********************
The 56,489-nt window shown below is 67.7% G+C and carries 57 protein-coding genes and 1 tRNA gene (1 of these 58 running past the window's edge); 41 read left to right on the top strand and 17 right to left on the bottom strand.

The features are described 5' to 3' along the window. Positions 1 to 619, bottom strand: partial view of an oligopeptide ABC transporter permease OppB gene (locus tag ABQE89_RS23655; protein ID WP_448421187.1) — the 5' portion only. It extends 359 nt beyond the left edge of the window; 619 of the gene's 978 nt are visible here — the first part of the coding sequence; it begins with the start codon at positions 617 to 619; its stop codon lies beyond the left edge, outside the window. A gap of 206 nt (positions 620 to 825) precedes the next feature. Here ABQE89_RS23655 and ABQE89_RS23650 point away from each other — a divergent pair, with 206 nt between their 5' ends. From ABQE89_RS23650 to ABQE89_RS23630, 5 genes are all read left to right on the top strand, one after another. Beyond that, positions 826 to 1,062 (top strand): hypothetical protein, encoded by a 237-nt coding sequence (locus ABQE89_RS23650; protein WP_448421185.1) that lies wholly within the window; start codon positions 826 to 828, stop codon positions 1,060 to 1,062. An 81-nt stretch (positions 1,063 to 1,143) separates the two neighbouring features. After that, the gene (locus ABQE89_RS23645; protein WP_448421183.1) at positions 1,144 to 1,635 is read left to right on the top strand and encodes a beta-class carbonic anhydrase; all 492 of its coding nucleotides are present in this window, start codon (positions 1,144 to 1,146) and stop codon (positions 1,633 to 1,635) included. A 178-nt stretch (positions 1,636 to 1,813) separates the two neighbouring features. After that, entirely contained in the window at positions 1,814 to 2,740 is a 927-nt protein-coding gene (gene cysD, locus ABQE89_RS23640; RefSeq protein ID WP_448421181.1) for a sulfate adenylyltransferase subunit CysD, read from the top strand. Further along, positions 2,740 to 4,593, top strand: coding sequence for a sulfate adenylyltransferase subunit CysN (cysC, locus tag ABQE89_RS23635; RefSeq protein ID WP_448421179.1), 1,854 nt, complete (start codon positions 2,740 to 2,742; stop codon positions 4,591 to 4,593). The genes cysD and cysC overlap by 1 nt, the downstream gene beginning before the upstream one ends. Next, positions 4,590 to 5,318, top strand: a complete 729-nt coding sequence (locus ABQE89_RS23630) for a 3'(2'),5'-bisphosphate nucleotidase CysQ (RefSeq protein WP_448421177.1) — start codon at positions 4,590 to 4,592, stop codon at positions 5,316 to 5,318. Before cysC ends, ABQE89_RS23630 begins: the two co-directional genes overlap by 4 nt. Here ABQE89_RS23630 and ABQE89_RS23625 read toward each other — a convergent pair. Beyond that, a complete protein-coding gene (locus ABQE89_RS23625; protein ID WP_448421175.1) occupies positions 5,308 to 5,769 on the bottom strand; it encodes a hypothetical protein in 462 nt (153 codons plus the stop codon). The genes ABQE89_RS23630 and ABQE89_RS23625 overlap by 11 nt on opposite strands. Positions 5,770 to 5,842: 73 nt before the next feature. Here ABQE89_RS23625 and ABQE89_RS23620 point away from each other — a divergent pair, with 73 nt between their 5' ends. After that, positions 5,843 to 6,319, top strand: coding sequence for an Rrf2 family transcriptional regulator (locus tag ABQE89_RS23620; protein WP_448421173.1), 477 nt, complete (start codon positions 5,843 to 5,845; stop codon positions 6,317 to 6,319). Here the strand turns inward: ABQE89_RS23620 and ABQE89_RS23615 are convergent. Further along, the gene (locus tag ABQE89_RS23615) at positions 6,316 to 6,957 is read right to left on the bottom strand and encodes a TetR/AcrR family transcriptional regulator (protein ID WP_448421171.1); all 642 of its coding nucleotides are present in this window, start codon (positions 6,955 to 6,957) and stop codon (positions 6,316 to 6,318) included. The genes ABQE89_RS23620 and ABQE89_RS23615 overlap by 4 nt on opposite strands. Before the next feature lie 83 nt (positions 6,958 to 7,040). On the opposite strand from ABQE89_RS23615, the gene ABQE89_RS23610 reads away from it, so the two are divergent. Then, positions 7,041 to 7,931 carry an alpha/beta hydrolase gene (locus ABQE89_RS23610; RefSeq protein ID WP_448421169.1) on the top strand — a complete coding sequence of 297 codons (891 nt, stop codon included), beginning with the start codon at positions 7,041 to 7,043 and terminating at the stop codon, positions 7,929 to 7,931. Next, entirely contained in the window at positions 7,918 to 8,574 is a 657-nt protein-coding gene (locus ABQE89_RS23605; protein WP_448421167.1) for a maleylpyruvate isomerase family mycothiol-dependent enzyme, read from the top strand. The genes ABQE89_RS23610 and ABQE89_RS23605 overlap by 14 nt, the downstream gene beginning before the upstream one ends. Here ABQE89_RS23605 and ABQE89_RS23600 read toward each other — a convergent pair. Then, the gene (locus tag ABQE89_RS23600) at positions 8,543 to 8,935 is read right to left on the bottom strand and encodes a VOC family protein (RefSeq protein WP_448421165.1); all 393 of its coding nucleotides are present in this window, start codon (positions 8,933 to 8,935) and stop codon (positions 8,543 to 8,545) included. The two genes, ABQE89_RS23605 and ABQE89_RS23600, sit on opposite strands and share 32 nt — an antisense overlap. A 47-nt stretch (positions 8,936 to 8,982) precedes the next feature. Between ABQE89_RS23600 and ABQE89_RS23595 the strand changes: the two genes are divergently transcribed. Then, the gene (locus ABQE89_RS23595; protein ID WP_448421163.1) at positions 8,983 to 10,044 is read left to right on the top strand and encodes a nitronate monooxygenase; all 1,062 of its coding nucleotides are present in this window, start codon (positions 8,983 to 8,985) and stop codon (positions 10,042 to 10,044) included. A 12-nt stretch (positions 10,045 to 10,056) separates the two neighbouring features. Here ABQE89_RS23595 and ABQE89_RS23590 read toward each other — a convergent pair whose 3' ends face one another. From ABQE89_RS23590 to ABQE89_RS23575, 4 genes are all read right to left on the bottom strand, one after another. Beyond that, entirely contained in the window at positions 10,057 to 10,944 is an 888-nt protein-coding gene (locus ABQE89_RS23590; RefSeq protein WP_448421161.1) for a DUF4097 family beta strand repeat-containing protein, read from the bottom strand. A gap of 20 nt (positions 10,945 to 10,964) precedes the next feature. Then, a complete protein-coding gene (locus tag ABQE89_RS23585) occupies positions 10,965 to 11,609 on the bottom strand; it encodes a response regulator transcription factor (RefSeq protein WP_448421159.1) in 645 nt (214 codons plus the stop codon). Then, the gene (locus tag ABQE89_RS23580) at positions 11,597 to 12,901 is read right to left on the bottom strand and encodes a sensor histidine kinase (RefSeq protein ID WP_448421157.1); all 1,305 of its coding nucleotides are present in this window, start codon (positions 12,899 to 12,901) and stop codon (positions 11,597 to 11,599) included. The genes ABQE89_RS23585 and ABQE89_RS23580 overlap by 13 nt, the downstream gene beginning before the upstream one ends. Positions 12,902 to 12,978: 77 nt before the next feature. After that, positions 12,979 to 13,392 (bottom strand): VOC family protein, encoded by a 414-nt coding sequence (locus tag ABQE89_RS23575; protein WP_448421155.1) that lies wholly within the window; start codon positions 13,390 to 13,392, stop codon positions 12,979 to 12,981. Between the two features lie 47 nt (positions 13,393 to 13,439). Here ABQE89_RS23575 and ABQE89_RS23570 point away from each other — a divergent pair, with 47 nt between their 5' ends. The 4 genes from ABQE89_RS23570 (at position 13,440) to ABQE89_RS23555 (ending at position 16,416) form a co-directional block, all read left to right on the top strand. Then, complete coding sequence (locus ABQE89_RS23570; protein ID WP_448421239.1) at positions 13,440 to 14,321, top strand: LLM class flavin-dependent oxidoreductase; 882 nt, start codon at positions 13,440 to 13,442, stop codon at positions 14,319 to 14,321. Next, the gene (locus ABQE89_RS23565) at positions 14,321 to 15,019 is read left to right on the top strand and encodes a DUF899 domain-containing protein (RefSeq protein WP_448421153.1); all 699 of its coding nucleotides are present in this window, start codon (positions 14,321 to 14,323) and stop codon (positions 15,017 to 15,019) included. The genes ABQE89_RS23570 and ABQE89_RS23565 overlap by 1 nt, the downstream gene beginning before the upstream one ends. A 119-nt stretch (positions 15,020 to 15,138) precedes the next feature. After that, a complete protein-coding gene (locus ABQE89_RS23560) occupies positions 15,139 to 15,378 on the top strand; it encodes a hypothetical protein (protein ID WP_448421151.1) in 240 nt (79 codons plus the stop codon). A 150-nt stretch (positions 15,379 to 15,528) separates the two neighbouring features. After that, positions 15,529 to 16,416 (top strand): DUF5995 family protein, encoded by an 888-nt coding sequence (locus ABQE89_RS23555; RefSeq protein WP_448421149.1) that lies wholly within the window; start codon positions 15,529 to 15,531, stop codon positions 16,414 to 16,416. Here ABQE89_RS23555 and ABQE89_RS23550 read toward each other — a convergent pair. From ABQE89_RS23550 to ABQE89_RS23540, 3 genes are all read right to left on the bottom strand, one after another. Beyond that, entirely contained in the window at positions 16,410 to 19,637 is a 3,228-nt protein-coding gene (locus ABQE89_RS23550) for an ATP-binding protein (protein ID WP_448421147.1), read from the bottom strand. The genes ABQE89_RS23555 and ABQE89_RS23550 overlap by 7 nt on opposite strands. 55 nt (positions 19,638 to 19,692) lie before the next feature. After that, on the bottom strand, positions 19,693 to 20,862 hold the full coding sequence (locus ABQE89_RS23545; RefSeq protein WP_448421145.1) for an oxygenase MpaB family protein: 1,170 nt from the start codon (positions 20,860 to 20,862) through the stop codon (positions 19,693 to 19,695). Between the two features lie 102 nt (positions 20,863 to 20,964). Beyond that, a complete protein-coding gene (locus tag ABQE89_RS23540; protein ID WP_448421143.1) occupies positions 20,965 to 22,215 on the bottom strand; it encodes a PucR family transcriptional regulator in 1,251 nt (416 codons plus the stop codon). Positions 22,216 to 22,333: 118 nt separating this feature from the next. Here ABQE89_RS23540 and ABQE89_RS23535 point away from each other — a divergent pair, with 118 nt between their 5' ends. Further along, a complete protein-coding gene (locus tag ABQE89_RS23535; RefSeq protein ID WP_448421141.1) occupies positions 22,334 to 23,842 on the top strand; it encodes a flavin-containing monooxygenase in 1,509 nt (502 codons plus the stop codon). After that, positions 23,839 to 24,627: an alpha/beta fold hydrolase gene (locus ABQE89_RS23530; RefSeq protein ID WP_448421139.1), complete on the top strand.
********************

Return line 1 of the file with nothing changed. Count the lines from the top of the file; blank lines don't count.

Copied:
The 56,489-nt window shown below is 67.7% G+C and carries 57 protein-coding genes and 1 tRNA gene (1 of these 58 running past the window's edge); 41 read left to right on the top strand and 17 right to left on the bottom strand.